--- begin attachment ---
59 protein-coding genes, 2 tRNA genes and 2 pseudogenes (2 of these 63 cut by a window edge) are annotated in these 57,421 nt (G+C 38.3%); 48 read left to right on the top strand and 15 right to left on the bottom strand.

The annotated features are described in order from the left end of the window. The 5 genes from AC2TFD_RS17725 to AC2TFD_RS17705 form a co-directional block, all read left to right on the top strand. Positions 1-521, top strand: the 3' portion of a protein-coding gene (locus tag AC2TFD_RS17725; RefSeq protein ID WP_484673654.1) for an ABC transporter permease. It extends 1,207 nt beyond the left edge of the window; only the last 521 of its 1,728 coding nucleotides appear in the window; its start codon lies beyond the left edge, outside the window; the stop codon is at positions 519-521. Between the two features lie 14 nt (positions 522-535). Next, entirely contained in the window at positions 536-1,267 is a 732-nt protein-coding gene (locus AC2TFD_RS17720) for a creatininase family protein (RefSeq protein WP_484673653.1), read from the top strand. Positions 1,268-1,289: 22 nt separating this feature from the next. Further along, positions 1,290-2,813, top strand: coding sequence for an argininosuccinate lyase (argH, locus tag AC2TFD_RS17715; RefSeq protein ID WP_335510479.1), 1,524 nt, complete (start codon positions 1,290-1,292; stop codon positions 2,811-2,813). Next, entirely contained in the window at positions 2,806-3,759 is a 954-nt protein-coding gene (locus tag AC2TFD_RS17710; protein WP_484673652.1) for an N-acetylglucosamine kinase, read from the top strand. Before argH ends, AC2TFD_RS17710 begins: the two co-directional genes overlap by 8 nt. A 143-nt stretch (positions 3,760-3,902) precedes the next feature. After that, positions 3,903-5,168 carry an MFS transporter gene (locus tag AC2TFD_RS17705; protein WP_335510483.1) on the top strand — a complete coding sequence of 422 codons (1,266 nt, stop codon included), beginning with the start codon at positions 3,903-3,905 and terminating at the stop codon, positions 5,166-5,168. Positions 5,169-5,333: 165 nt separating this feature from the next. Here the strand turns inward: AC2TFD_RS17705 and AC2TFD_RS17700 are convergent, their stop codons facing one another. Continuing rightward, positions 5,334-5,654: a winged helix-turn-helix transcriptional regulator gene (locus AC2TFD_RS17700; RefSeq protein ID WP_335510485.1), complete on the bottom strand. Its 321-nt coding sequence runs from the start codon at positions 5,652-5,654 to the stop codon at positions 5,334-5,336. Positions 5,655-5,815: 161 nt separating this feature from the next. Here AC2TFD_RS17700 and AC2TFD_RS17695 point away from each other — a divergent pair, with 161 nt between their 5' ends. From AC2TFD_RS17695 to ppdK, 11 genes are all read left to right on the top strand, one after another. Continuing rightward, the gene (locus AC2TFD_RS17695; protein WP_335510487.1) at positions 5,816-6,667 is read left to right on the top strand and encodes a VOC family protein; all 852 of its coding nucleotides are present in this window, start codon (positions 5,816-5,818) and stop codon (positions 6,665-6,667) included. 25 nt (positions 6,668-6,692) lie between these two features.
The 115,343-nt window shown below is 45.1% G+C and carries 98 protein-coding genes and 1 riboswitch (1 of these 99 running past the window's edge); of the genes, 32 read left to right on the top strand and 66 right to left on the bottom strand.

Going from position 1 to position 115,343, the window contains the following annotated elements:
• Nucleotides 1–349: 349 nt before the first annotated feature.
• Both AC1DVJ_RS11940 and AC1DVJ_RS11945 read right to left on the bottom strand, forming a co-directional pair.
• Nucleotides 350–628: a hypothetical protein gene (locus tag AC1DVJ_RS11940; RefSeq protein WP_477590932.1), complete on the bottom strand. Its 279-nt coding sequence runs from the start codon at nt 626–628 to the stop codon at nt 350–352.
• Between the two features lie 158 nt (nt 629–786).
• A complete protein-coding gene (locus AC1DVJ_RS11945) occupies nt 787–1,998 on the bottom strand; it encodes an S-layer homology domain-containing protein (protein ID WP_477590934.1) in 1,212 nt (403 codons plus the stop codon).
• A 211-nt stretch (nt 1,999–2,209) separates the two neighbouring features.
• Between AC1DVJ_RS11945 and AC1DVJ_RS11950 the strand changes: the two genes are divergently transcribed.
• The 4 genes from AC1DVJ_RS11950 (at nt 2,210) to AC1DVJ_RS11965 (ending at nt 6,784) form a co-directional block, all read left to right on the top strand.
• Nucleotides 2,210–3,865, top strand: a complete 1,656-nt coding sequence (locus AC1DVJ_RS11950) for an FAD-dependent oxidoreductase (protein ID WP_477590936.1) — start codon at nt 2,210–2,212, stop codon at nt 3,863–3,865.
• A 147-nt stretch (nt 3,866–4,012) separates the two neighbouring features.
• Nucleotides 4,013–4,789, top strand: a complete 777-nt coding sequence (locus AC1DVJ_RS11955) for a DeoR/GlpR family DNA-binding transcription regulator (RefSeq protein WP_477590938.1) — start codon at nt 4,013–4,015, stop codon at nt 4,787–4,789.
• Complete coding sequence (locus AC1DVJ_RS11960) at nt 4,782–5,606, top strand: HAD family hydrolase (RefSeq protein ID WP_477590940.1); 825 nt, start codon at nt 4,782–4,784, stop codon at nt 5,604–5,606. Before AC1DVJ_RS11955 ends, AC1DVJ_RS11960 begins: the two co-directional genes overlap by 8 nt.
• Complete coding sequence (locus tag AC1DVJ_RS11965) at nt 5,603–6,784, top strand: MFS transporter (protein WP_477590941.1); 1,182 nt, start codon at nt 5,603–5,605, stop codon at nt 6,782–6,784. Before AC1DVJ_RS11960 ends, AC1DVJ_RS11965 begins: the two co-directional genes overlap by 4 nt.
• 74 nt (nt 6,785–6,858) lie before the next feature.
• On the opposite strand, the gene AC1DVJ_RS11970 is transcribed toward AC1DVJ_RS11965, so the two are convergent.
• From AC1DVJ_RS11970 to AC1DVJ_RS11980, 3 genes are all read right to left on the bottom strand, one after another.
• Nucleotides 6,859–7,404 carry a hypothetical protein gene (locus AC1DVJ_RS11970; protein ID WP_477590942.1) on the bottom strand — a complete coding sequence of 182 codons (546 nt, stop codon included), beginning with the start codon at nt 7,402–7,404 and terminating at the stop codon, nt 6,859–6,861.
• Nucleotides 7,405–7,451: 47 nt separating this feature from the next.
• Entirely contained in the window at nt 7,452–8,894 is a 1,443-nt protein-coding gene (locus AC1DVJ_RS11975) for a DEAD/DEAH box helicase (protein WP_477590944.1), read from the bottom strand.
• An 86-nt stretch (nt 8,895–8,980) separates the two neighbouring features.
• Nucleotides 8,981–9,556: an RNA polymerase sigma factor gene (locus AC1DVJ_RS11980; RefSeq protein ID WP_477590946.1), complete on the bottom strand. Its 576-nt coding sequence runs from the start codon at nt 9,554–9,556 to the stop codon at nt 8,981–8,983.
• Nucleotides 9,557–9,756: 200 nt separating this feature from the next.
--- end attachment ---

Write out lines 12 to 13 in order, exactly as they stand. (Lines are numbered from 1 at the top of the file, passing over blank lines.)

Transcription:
• The 4 genes from AC1DVJ_RS11950 (at nt 2,210) to AC1DVJ_RS11965 (ending at nt 6,784) form a co-directional block, all read left to right on the top strand.
• Nucleotides 2,210–3,865, top strand: a complete 1,656-nt coding sequence (locus AC1DVJ_RS11950) for an FAD-dependent oxidoreductase (protein ID WP_477590936.1) — start codon at nt 2,210–2,212, stop codon at nt 3,863–3,865.